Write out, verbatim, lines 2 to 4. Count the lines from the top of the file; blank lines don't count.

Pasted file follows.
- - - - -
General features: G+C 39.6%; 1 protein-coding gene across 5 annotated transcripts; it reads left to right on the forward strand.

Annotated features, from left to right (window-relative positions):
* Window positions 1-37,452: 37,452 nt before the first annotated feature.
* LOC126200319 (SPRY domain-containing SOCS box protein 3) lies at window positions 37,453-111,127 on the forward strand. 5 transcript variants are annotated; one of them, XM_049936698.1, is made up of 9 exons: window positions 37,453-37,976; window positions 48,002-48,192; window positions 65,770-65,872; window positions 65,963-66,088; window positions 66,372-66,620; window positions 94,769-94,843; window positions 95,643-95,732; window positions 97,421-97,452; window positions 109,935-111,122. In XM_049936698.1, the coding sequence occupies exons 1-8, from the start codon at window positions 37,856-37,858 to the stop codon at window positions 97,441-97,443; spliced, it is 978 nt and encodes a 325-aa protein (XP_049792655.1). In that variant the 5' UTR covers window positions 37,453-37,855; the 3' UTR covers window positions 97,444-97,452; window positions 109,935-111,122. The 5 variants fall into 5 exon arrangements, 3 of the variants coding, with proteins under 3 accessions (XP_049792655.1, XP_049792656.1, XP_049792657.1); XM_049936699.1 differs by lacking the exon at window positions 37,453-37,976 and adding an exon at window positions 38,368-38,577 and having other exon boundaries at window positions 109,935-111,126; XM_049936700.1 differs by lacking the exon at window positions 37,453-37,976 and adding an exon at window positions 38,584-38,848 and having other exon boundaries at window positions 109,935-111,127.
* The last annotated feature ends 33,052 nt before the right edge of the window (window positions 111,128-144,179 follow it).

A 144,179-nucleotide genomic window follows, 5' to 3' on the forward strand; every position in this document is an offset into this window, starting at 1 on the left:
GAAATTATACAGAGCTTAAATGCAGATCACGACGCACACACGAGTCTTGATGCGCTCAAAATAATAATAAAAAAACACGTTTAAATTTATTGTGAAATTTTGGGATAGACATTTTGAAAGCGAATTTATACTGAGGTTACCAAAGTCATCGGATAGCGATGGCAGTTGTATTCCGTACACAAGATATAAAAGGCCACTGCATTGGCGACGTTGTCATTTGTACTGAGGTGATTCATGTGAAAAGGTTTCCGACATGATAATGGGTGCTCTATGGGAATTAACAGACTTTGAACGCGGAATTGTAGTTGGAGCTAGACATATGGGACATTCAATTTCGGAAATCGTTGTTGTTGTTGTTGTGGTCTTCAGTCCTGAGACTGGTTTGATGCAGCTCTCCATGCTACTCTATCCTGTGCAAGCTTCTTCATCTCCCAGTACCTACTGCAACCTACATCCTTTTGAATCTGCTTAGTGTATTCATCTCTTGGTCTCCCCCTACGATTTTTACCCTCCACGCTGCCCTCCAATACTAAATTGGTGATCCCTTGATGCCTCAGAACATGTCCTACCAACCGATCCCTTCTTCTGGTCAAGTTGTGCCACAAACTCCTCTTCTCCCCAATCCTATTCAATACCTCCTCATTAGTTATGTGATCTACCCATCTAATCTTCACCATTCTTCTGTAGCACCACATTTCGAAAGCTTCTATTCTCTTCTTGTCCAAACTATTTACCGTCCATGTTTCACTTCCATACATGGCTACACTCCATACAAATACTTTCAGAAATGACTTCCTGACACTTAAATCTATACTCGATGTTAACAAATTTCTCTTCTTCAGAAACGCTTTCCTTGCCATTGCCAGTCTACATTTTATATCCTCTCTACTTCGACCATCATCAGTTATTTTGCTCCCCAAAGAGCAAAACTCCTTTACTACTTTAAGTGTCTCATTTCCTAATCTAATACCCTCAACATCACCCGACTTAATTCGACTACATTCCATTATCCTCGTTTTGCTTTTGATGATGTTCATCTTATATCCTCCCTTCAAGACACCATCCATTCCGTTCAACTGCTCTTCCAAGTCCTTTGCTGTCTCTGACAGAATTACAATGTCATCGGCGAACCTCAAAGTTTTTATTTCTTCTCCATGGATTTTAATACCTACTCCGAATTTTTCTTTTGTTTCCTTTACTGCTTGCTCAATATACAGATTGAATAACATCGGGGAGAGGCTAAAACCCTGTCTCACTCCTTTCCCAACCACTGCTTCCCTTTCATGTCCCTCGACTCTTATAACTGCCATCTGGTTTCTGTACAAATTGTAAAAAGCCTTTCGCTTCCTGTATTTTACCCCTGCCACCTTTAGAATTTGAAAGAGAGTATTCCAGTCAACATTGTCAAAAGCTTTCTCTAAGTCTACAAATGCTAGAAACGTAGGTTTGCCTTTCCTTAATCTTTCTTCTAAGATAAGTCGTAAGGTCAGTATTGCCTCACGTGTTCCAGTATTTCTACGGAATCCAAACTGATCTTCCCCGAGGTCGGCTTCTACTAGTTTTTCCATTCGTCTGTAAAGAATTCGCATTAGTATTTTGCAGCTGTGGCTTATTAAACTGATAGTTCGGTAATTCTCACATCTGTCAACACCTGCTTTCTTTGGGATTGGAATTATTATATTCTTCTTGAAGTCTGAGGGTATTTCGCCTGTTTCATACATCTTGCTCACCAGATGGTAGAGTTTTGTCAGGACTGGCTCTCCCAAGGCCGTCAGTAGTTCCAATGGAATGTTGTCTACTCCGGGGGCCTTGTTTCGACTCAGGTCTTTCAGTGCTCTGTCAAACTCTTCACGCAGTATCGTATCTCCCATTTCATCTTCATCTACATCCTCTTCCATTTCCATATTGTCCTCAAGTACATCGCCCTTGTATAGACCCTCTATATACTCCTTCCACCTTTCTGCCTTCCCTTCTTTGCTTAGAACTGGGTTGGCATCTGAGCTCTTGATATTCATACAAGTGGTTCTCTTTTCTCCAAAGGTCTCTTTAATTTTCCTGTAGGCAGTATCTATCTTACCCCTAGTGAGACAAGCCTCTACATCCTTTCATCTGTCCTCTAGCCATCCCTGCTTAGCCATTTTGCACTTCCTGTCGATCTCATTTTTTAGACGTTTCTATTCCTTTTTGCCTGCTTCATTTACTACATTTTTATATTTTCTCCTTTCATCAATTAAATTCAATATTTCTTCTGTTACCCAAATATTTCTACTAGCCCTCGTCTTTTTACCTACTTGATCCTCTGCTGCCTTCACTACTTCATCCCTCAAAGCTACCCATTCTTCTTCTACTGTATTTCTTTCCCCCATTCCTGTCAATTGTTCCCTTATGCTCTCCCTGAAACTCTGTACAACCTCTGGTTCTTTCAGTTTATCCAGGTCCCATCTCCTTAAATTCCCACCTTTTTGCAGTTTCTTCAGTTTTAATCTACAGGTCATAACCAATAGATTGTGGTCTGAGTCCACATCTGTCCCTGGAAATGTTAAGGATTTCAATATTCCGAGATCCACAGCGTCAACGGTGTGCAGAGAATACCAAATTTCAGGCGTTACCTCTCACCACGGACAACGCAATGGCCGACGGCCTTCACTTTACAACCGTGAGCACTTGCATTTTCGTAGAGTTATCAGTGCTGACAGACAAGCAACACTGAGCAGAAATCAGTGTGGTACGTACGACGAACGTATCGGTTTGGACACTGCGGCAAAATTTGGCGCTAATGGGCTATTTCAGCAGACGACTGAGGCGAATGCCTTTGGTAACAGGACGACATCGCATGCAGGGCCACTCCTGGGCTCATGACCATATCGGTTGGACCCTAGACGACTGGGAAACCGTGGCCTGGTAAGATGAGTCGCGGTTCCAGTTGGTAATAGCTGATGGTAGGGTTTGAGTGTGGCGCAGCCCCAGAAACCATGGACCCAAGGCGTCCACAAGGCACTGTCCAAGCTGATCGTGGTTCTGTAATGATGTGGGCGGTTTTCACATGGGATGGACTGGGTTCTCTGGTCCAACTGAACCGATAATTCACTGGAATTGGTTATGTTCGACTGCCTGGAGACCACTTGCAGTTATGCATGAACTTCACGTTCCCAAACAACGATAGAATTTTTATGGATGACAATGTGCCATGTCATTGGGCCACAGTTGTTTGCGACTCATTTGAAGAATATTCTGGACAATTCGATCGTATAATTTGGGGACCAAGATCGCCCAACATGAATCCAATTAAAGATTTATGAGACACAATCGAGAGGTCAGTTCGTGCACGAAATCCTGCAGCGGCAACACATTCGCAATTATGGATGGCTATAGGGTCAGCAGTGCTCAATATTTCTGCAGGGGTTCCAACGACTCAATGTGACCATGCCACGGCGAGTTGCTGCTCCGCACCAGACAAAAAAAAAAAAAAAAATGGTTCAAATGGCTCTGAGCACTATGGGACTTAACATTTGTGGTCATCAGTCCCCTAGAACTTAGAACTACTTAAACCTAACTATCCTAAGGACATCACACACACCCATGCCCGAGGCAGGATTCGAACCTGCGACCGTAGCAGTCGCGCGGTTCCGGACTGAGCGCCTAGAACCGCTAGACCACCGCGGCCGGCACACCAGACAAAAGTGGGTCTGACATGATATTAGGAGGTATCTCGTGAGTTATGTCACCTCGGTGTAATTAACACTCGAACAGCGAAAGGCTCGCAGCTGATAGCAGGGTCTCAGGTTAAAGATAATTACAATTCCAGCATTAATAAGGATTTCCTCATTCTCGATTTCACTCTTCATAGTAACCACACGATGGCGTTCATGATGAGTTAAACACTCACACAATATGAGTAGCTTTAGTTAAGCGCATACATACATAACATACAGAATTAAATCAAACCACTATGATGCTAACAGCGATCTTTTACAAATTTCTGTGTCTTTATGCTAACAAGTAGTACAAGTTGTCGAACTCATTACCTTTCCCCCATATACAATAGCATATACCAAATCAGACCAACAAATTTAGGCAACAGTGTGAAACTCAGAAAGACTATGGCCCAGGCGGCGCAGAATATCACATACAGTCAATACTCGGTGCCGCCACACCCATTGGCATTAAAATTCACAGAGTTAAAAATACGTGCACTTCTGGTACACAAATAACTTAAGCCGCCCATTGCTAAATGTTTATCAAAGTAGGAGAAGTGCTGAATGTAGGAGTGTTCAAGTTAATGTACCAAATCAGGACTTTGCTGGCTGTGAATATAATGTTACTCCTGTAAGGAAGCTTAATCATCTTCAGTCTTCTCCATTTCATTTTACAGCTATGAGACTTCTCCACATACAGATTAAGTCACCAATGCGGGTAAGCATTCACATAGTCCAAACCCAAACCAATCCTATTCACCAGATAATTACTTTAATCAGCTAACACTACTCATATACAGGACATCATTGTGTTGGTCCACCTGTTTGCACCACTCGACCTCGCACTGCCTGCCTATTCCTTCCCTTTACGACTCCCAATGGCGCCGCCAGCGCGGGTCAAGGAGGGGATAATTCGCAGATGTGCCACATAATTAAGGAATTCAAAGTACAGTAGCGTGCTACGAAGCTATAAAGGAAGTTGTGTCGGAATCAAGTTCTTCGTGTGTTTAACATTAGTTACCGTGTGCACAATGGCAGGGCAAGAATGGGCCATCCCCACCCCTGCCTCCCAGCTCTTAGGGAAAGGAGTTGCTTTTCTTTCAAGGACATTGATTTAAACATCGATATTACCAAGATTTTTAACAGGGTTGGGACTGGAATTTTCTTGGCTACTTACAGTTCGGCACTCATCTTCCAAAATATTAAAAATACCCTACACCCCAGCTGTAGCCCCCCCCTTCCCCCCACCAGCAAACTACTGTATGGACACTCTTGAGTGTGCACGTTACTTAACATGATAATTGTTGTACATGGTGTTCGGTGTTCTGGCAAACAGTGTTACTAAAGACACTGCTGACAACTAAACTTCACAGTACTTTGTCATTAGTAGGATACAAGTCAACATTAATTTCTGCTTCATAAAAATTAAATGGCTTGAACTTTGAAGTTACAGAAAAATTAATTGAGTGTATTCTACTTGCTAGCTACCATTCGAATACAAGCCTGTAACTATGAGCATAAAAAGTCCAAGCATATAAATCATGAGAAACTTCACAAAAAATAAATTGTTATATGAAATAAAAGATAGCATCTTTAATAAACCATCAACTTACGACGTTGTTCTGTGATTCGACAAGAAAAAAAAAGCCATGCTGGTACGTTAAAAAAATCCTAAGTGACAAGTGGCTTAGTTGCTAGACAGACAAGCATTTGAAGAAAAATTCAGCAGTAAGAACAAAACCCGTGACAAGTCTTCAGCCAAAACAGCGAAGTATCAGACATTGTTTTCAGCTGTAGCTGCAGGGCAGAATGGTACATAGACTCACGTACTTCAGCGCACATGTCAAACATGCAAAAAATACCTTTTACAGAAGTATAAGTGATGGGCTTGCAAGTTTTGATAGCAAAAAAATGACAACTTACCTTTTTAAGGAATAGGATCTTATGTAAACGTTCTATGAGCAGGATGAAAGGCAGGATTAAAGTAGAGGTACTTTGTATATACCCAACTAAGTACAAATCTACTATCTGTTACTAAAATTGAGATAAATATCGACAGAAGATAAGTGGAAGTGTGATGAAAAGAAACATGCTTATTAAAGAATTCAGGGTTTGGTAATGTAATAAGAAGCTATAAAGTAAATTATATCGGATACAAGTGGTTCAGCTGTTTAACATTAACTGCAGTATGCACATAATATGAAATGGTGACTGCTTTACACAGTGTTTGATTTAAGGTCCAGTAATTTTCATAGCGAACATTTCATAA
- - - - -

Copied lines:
Annotated features, from left to right (window-relative positions):
* Window positions 1-37,452: 37,452 nt before the first annotated feature.
* LOC126200319 (SPRY domain-containing SOCS box protein 3) lies at window positions 37,453-111,127 on the forward strand. 5 transcript variants are annotated; one of them, XM_049936698.1, is made up of 9 exons: window positions 37,453-37,976; window positions 48,002-48,192; window positions 65,770-65,872; window positions 65,963-66,088; window positions 66,372-66,620; window positions 94,769-94,843; window positions 95,643-95,732; window positions 97,421-97,452; window positions 109,935-111,122. In XM_049936698.1, the coding sequence occupies exons 1-8, from the start codon at window positions 37,856-37,858 to the stop codon at window positions 97,441-97,443; spliced, it is 978 nt and encodes a 325-aa protein (XP_049792655.1). In that variant the 5' UTR covers window positions 37,453-37,855; the 3' UTR covers window positions 97,444-97,452; window positions 109,935-111,122. The 5 variants fall into 5 exon arrangements, 3 of the variants coding, with proteins under 3 accessions (XP_049792655.1, XP_049792656.1, XP_049792657.1); XM_049936699.1 differs by lacking the exon at window positions 37,453-37,976 and adding an exon at window positions 38,368-38,577 and having other exon boundaries at window positions 109,935-111,126; XM_049936700.1 differs by lacking the exon at window positions 37,453-37,976 and adding an exon at window positions 38,584-38,848 and having other exon boundaries at window positions 109,935-111,127.